This week, pricing announcements include the refreshed Hyundai Kona and the unchanged Toyota Corolla. GM is fighting mad over Ford’s use of BlueCruise, Mercedes-Benz is bringing an electric E-Class to the IAA show along with a new C-Class wagon, and Toyota continues to tease the new Tundra
Hyundai has priced its heavily revised 2022 Kona lineup for Canada, including the gas and Kona Electric models, though not the Kona N hot crossover. The 2022 Kona gets a facelift and has added new larger touchscreens for both base and optional offerings. The systems have also added wireless Android Auto and Apple CarPlay. The 2022 Hyundai Kona starts from $21,999 for a 2.0-litre Essential FWD, with AWD adding $2,000. A Preferred FWD is $23,999 with the same AWD premium while the 1.6-litre turbo N Line is $28,099. On the electric side, the Kona EV Preferred is $43,699 and the Ultimate is $49,199, and that base price is down more than $1,000 from last year. Expect the new models to hit dealers anytime now.
Toyota has priced the Corolla as well as the 2022 Corolla Hatchback. Both models are the first to advertise the addition of a new feature that turns on the rear lights whenever the car is moving. This is one of three ways for automakers to meet the mandatory “ghost car” legislation that has led to a sharp rise in vehicles on highways with DRLs and no taillights after dark. Toyota sells the Corolla with a dizzying array of options, but the sedan starts from $19,450 for the L model of $22,690 for the 2.0-litre SE model, ranging to $27,550 for XLE and $29,050 for XSE. The Hybrid starts from $25,190. The Corolla Hatchback starts from $21,390 for an S model and goes up to $29,150 for the XSE with a CVT. The 2022 Corolla is on sale now.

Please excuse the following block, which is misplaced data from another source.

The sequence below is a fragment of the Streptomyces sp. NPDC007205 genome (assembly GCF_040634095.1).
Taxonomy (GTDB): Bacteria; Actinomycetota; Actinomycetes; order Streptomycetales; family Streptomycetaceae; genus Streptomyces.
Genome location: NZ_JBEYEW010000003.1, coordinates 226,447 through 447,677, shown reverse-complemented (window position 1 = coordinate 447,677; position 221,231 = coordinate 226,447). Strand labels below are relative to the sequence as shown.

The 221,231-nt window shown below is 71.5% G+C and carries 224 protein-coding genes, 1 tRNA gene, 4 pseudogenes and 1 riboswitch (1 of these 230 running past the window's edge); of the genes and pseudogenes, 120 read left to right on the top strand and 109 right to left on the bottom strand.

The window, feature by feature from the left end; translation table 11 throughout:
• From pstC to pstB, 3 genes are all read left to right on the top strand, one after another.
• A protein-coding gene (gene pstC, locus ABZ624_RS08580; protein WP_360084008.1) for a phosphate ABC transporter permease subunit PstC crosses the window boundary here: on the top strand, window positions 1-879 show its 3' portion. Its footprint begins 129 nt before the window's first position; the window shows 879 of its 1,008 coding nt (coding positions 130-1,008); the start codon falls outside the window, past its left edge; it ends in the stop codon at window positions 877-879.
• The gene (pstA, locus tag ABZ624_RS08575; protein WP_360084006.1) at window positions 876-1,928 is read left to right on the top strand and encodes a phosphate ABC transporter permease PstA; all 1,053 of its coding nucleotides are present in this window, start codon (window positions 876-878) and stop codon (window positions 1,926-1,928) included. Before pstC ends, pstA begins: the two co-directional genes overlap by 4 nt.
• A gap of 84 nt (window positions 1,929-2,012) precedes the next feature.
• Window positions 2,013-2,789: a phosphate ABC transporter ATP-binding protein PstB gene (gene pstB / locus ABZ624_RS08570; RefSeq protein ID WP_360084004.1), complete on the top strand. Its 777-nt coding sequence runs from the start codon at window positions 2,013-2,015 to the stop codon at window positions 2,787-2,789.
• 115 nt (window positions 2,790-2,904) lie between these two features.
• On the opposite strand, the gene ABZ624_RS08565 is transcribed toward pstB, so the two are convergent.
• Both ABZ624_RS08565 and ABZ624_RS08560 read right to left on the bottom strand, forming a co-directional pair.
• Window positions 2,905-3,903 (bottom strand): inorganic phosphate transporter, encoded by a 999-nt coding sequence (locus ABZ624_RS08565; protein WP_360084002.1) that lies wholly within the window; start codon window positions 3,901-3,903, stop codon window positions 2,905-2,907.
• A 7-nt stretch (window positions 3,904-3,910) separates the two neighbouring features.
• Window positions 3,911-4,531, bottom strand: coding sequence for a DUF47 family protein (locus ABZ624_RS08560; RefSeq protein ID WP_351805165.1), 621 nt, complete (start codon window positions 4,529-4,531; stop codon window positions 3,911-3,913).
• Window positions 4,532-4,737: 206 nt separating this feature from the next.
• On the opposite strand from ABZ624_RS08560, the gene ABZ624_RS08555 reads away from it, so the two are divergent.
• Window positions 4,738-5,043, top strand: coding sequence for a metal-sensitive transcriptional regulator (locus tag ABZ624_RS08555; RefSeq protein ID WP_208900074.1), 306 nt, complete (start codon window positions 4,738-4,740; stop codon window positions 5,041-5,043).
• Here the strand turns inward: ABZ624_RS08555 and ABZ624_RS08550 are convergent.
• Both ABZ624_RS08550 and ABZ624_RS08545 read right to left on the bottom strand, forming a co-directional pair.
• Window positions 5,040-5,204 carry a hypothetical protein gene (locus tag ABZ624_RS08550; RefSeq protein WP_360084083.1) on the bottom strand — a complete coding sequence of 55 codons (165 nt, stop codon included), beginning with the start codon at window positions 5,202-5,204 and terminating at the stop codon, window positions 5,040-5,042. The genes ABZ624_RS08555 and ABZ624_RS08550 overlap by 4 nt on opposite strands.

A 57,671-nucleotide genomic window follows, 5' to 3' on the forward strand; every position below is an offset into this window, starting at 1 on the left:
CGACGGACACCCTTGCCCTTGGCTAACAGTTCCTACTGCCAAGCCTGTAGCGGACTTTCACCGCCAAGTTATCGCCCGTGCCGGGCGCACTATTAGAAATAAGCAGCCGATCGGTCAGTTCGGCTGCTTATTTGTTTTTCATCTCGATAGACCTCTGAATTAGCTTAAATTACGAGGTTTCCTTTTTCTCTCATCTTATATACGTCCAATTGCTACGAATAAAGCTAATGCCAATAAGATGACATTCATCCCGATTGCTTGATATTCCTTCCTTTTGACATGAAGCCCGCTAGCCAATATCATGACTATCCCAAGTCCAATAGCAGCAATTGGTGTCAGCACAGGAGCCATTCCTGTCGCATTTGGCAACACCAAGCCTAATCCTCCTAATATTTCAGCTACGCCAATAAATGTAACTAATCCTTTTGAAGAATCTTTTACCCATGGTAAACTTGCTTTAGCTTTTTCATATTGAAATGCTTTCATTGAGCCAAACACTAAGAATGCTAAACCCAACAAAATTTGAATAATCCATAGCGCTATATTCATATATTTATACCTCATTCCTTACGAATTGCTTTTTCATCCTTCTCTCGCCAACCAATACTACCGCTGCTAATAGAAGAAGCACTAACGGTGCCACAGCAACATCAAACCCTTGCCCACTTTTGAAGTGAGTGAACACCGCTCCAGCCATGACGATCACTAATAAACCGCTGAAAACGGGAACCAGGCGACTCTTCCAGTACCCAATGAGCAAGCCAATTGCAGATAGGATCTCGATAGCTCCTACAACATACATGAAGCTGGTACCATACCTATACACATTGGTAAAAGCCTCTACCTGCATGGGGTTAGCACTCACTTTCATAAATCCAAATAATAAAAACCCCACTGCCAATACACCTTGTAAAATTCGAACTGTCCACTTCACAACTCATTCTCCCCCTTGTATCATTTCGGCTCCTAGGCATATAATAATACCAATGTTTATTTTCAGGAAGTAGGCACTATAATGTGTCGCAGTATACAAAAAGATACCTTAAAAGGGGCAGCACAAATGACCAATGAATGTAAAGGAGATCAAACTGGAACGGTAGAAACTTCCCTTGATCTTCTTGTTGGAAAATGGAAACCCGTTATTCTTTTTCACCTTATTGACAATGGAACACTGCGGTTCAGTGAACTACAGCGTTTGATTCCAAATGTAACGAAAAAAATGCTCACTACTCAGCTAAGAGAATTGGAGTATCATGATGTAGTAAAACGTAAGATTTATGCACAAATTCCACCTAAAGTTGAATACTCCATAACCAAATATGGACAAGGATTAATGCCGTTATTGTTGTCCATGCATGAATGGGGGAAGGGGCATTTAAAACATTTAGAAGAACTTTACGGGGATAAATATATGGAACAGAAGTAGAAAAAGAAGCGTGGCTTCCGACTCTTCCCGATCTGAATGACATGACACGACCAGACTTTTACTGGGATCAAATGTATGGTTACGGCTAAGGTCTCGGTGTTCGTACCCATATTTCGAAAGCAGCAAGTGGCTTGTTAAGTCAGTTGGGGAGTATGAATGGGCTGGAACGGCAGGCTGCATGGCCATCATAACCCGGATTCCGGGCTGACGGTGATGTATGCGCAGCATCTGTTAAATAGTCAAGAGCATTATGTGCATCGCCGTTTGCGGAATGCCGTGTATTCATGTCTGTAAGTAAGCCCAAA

General Motors is taking Ford to court over the word “cruise.” General Motors uses “Super Cruise” to describe its hands-off driver assistance system. The company also has a subsidiary called Cruise that is developing fully autonomous vehicles. The company said in a statement that it believes that Ford’s BlueCruise hands-off system infringes on its trademarks. Cruise control has been used to describe automated speed control for decades, though Cadillac did use the term first. “Drivers for decades have understood what cruise control is, every automaker offers it, and ‘cruise’ is common shorthand for the capability,” said a statement from Ford. “That’s why BlueCruise was chosen as the name for the Blue Oval’s next evolution of Ford’s Intelligent Adaptive Cruise Control.”
Mercedes-Benz revealed a pair of teaser photos to let us know that the latest Mercedes-EQ was set for reveal at the IAA show in Munich next month. It will be the EQE, the electric version of the Mercedes-Benz midsize E-Class sedan. The teaser shows a massive panel screen like in the EQS as well as styling more like the EQS than the company’s current E-Class models. The company will also be bringing the first battery-electric AMG sedan to the show, which it calls “the brand’s clear commitment to fuse fully electric models with characteristic AMG DNA.” The car will wear an E Performance badge. Also coming to the show is a C-Class All-Terrain, a lifted version of the wagon that we’d love to see but may not come to Canada.
Toyota continues to give us small looks at the 2022 Tundra pickup. Toyota previously showed the full exterior (following a leak) and then showed off a panoramic glass roof as well as the return of the roll-down rear windshield. Now Toyota is showing us seats and a dial. The seats are the perforated leather of the TRD Pro, with TRD embossed stitching and a unique pattern in the holes of the perforation that we’re looking forward to seeing in full. The new Tundra will also get a multi-terrain system traction control adjustment and a crawl control mode. Lastly, there will be wireless charging, though the pad looks to be in an odd orientation to the right of the gearshift.